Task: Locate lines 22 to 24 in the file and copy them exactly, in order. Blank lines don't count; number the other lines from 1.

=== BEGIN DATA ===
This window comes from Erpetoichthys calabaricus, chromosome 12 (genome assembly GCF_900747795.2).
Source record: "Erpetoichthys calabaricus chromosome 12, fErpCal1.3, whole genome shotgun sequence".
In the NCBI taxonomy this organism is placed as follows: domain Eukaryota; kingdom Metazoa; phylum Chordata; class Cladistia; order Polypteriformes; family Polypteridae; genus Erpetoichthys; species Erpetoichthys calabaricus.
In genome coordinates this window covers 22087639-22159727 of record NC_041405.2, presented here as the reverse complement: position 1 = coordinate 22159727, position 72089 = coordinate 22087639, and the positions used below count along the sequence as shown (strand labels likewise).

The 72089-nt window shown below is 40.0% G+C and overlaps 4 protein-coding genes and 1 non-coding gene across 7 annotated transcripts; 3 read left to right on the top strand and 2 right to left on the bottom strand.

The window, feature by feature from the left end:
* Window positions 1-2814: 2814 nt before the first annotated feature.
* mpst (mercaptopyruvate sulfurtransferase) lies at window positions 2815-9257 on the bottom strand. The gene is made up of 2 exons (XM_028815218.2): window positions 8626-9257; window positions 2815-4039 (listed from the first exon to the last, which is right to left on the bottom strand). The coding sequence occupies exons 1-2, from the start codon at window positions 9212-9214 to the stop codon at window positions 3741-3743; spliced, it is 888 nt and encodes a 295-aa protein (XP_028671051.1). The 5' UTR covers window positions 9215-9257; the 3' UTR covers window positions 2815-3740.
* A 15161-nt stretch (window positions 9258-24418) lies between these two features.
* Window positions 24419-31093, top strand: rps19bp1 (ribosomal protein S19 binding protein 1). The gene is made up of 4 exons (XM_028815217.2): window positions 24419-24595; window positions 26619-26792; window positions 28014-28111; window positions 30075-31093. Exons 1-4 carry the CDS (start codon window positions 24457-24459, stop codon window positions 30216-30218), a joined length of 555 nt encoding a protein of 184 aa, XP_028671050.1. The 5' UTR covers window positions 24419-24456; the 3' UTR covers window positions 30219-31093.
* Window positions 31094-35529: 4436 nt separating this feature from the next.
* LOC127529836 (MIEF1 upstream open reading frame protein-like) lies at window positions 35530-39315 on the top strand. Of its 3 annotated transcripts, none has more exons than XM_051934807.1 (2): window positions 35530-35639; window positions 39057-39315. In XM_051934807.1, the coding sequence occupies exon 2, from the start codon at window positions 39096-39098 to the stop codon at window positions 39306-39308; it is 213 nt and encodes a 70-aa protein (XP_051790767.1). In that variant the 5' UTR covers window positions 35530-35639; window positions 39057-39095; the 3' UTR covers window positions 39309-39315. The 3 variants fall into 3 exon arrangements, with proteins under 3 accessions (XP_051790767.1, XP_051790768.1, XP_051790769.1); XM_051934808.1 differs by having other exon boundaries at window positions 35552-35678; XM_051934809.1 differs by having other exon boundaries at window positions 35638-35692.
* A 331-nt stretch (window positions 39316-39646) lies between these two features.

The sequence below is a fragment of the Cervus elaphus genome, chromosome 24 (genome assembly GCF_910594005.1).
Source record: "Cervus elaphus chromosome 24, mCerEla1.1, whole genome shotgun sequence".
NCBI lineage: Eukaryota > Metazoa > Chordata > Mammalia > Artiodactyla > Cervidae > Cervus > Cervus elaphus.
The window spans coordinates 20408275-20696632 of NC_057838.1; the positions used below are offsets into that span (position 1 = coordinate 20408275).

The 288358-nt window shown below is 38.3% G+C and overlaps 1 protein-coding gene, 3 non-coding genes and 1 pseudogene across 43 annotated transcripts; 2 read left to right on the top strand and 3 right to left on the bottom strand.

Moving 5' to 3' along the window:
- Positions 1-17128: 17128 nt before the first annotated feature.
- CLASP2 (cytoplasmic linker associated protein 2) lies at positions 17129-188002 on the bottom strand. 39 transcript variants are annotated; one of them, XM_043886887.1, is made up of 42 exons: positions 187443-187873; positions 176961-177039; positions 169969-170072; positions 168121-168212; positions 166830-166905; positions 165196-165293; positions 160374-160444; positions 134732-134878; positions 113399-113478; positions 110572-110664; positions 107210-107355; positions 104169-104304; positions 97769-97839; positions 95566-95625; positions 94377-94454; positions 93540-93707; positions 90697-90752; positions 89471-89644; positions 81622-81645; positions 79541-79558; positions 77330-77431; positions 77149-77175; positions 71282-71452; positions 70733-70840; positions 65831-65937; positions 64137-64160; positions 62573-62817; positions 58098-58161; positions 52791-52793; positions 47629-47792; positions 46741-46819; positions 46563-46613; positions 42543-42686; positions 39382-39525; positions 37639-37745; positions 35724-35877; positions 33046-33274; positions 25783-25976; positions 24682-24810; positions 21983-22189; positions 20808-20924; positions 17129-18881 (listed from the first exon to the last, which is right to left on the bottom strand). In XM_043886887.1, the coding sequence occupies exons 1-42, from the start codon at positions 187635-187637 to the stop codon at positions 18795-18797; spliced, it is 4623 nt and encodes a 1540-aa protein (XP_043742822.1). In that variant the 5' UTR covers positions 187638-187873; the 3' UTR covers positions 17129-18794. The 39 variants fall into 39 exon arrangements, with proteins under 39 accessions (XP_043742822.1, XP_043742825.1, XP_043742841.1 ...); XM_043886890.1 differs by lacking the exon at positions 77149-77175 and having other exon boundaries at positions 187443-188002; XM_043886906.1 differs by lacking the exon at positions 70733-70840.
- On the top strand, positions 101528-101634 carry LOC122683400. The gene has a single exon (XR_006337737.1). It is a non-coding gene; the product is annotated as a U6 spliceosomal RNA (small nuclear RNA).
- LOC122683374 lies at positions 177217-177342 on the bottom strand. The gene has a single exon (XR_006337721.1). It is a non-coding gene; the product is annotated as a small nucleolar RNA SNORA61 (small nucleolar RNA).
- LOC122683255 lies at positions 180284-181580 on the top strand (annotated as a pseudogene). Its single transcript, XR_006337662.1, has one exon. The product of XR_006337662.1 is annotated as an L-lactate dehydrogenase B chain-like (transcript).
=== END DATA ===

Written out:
- On the top strand, positions 101528-101634 carry LOC122683400. The gene has a single exon (XR_006337737.1). It is a non-coding gene; the product is annotated as a U6 spliceosomal RNA (small nuclear RNA).
- LOC122683374 lies at positions 177217-177342 on the bottom strand. The gene has a single exon (XR_006337721.1). It is a non-coding gene; the product is annotated as a small nucleolar RNA SNORA61 (small nucleolar RNA).
- LOC122683255 lies at positions 180284-181580 on the top strand (annotated as a pseudogene). Its single transcript, XR_006337662.1, has one exon. The product of XR_006337662.1 is annotated as an L-lactate dehydrogenase B chain-like (transcript).